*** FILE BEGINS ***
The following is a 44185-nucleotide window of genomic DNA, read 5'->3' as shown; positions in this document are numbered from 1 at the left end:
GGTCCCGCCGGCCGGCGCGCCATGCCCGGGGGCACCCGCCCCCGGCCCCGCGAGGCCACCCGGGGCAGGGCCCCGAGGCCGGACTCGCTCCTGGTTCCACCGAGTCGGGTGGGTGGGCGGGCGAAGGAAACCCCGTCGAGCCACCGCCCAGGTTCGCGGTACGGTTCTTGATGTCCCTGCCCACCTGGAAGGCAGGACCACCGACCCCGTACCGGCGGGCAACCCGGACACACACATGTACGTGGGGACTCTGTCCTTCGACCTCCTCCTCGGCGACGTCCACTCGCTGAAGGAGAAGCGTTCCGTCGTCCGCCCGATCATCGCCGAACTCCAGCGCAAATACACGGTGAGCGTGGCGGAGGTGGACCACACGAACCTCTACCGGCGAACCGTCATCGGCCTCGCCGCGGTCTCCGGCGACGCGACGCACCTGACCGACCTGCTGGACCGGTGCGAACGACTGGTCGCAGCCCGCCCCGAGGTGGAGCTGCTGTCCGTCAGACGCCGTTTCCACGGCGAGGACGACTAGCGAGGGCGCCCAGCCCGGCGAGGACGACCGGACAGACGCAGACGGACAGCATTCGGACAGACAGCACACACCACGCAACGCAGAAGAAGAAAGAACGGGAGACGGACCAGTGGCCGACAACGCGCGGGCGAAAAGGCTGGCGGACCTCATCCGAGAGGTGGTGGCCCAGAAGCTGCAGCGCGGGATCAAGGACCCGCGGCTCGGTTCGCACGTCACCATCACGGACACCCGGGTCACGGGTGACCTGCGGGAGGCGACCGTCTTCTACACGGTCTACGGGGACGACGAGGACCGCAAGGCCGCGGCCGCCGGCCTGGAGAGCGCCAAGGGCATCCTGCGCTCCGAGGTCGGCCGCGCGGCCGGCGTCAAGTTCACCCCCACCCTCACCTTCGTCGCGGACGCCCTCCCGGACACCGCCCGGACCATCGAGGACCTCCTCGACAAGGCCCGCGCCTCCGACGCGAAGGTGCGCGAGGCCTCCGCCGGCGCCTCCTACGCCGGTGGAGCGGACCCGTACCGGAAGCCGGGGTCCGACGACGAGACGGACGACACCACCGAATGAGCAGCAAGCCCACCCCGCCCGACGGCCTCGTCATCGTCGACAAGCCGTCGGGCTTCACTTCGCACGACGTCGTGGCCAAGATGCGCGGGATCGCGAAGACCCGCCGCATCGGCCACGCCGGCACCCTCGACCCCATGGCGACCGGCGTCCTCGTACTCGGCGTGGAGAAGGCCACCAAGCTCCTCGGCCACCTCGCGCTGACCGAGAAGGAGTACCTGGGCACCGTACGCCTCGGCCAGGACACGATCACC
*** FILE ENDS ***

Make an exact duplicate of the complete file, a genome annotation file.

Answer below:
The following is a 44185-nucleotide window of genomic DNA, read 5'->3' as shown; positions in this document are numbered from 1 at the left end:
GGTCCCGCCGGCCGGCGCGCCATGCCCGGGGGCACCCGCCCCCGGCCCCGCGAGGCCACCCGGGGCAGGGCCCCGAGGCCGGACTCGCTCCTGGTTCCACCGAGTCGGGTGGGTGGGCGGGCGAAGGAAACCCCGTCGAGCCACCGCCCAGGTTCGCGGTACGGTTCTTGATGTCCCTGCCCACCTGGAAGGCAGGACCACCGACCCCGTACCGGCGGGCAACCCGGACACACACATGTACGTGGGGACTCTGTCCTTCGACCTCCTCCTCGGCGACGTCCACTCGCTGAAGGAGAAGCGTTCCGTCGTCCGCCCGATCATCGCCGAACTCCAGCGCAAATACACGGTGAGCGTGGCGGAGGTGGACCACACGAACCTCTACCGGCGAACCGTCATCGGCCTCGCCGCGGTCTCCGGCGACGCGACGCACCTGACCGACCTGCTGGACCGGTGCGAACGACTGGTCGCAGCCCGCCCCGAGGTGGAGCTGCTGTCCGTCAGACGCCGTTTCCACGGCGAGGACGACTAGCGAGGGCGCCCAGCCCGGCGAGGACGACCGGACAGACGCAGACGGACAGCATTCGGACAGACAGCACACACCACGCAACGCAGAAGAAGAAAGAACGGGAGACGGACCAGTGGCCGACAACGCGCGGGCGAAAAGGCTGGCGGACCTCATCCGAGAGGTGGTGGCCCAGAAGCTGCAGCGCGGGATCAAGGACCCGCGGCTCGGTTCGCACGTCACCATCACGGACACCCGGGTCACGGGTGACCTGCGGGAGGCGACCGTCTTCTACACGGTCTACGGGGACGACGAGGACCGCAAGGCCGCGGCCGCCGGCCTGGAGAGCGCCAAGGGCATCCTGCGCTCCGAGGTCGGCCGCGCGGCCGGCGTCAAGTTCACCCCCACCCTCACCTTCGTCGCGGACGCCCTCCCGGACACCGCCCGGACCATCGAGGACCTCCTCGACAAGGCCCGCGCCTCCGACGCGAAGGTGCGCGAGGCCTCCGCCGGCGCCTCCTACGCCGGTGGAGCGGACCCGTACCGGAAGCCGGGGTCCGACGACGAGACGGACGACACCACCGAATGAGCAGCAAGCCCACCCCGCCCGACGGCCTCGTCATCGTCGACAAGCCGTCGGGCTTCACTTCGCACGACGTCGTGGCCAAGATGCGCGGGATCGCGAAGACCCGCCGCATCGGCCACGCCGGCACCCTCGACCCCATGGCGACCGGCGTCCTCGTACTCGGCGTGGAGAAGGCCACCAAGCTCCTCGGCCACCTCGCGCTGACCGAGAAGGAGTACCTGGGCACCGTACGCCTCGGCCAGGACACGATCACC